Duelling against Marc Marquez at the Aragon Grand Prix, Francesco Bagnaia came out on top to secure a long overdue MotoGP victory. As Marquez likened Bagnaia to a Ducati title contender of old, it appears the Italian rider could finally start to fight for wins on a more regular basis

MotoGP
Sep 13, 2021
Why Dovizioso is more of a temporary fix than a Yamaha gamble Plus

Why Dovizioso is more of a temporary fix than a Yamaha gamble

OPINION: The return of Andrea Dovizioso to the grid at Misano will be an interesting subplot to the remainder of the 2021 MotoGP season. But the circumstances that have led to the former Ducati rider ending his sabbatical point to his signing being one more of convenience than a long-term commitment

MotoGP
Sep 8, 2021
Why the British GP was a triumph for MotoGP Plus

Why the British GP was a triumph for MotoGP

OPINION: The 2021 British Grand Prix was a historic day for MotoGP. At the centre of it was Aleix Espargaro on the Aprilia after securing its first podium in the modern MotoGP era. It was something of a full-circle moment that highlighted just how far MotoGP has come in the last decade

MotoGP
Aug 30, 2021
Why Silverstone should be regarded as MotoGP's rightful UK home Plus

Why Silverstone should be regarded as MotoGP's rightful UK home

OPINION: Many of the UK’s MotoGP fans would prefer Donington Park to host the British GP beyond the expiry of Silverstone's current deal. But the circuit's fast, flowing circuit provides the best racing and should be regarded as its best bet for the foreseeable future

MotoGP
Aug 26, 2021
How MotoGP's record smasher is facing his toughest challenge Plus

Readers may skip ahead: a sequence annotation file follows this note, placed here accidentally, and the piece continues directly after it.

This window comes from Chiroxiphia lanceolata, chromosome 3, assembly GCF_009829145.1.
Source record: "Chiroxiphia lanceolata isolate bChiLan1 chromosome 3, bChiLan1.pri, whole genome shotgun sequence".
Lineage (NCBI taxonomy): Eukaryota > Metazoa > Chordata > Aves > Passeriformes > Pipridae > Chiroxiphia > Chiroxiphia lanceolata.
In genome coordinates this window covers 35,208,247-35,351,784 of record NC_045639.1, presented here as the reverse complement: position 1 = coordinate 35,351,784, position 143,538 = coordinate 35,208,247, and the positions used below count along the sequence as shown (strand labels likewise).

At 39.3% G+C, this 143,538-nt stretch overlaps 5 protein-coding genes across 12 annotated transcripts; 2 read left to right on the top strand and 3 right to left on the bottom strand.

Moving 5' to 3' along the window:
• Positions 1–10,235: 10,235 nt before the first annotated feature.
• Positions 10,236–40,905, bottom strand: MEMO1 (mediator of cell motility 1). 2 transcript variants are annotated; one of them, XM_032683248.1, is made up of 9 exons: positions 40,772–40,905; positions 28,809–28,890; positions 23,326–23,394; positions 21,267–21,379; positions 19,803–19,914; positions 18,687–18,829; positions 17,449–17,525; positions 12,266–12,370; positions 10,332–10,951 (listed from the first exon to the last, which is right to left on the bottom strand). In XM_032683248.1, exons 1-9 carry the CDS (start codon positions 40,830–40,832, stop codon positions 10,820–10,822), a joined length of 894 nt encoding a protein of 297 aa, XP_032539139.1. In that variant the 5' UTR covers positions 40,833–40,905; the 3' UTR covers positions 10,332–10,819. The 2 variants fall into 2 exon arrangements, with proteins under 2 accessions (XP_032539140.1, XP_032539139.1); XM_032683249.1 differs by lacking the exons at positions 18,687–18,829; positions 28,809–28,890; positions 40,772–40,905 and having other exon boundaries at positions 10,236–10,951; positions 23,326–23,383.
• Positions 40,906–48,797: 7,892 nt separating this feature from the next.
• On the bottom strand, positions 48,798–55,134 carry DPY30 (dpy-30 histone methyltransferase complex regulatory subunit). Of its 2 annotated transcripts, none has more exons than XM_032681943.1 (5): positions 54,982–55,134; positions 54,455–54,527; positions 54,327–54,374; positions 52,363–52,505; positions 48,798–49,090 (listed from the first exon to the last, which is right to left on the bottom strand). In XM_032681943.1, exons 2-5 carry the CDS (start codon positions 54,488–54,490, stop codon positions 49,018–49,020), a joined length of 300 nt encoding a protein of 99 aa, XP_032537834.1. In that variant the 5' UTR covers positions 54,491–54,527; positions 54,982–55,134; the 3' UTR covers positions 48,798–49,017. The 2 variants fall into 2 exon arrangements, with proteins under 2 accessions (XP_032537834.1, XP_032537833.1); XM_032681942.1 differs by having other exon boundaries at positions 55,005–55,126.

How MotoGP's record smasher is facing his toughest challenge

The 2020 MotoGP season was an utterly enthralling affair, but few would argue with you if thought it the world championship was a poorer place without its biggest star Marc Marquez. In an exclusive interview, he explains the challenges he's faced in his comeback from injury and what he makes of the current MotoGP landscape

MotoGP
Aug 23, 2021
The other Austria 'shock' with major repercussions in MotoGP Plus

The other Austria 'shock' with major repercussions in MotoGP

The headlines after MotoGP's Austrian GP were naturally dominated by Brad Binder's heroics on slicks in the rain. But although seventh was, on the face of it, a fairly average result in the context of his season, that Fabio Quartararo was in contention for victory before the rain at Yamaha's worst venue should sound alarm bells for his rivals

MotoGP
Aug 17, 2021
Why Aprilia is a good bet for Vinales in MotoGP - but won't fix his big problem Plus

Why Aprilia is a good bet for Vinales in MotoGP - but won't fix his big problem

The prelude to Maverick Vinales' move to Aprilia has been his tortured exit from Yamaha. But the Spanish rider must put allegations of sabotage, suspensions and unwanted personnel changes aside once he embarks upon his new journey, while Aprilia must find a way to get Vinales firing on all cylinders once again

MotoGP
Aug 16, 2021